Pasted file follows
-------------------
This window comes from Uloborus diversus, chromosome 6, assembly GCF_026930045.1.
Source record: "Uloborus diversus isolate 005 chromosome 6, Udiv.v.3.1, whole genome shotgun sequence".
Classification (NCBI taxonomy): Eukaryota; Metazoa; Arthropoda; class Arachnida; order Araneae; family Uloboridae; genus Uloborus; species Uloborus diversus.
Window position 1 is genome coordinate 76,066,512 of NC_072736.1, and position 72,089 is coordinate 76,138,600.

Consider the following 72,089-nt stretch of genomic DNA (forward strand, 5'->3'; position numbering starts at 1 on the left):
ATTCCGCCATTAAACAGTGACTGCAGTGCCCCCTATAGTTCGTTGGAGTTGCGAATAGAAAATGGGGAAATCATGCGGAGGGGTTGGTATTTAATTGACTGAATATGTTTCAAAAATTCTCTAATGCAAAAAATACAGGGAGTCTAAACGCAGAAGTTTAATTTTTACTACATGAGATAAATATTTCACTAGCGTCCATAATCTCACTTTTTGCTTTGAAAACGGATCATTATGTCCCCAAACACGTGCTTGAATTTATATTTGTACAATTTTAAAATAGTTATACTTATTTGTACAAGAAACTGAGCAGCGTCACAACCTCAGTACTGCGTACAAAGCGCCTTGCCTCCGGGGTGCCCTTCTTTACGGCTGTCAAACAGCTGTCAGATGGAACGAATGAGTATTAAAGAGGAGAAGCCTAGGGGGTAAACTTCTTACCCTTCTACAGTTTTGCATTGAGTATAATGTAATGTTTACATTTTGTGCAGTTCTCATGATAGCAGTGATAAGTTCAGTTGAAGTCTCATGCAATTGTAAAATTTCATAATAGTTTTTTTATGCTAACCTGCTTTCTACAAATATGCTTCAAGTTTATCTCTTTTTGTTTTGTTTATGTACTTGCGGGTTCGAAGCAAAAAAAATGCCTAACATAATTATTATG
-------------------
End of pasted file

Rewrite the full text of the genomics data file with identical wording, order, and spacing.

This window comes from Uloborus diversus, chromosome 6, assembly GCF_026930045.1.
Source record: "Uloborus diversus isolate 005 chromosome 6, Udiv.v.3.1, whole genome shotgun sequence".
Classification (NCBI taxonomy): Eukaryota; Metazoa; Arthropoda; class Arachnida; order Araneae; family Uloboridae; genus Uloborus; species Uloborus diversus.
Window position 1 is genome coordinate 76,066,512 of NC_072736.1, and position 72,089 is coordinate 76,138,600.

Consider the following 72,089-nt stretch of genomic DNA (forward strand, 5'->3'; position numbering starts at 1 on the left):
ATTCCGCCATTAAACAGTGACTGCAGTGCCCCCTATAGTTCGTTGGAGTTGCGAATAGAAAATGGGGAAATCATGCGGAGGGGTTGGTATTTAATTGACTGAATATGTTTCAAAAATTCTCTAATGCAAAAAATACAGGGAGTCTAAACGCAGAAGTTTAATTTTTACTACATGAGATAAATATTTCACTAGCGTCCATAATCTCACTTTTTGCTTTGAAAACGGATCATTATGTCCCCAAACACGTGCTTGAATTTATATTTGTACAATTTTAAAATAGTTATACTTATTTGTACAAGAAACTGAGCAGCGTCACAACCTCAGTACTGCGTACAAAGCGCCTTGCCTCCGGGGTGCCCTTCTTTACGGCTGTCAAACAGCTGTCAGATGGAACGAATGAGTATTAAAGAGGAGAAGCCTAGGGGGTAAACTTCTTACCCTTCTACAGTTTTGCATTGAGTATAATGTAATGTTTACATTTTGTGCAGTTCTCATGATAGCAGTGATAAGTTCAGTTGAAGTCTCATGCAATTGTAAAATTTCATAATAGTTTTTTTATGCTAACCTGCTTTCTACAAATATGCTTCAAGTTTATCTCTTTTTGTTTTGTTTATGTACTTGCGGGTTCGAAGCAAAAAAAATGCCTAACATAATTATTATG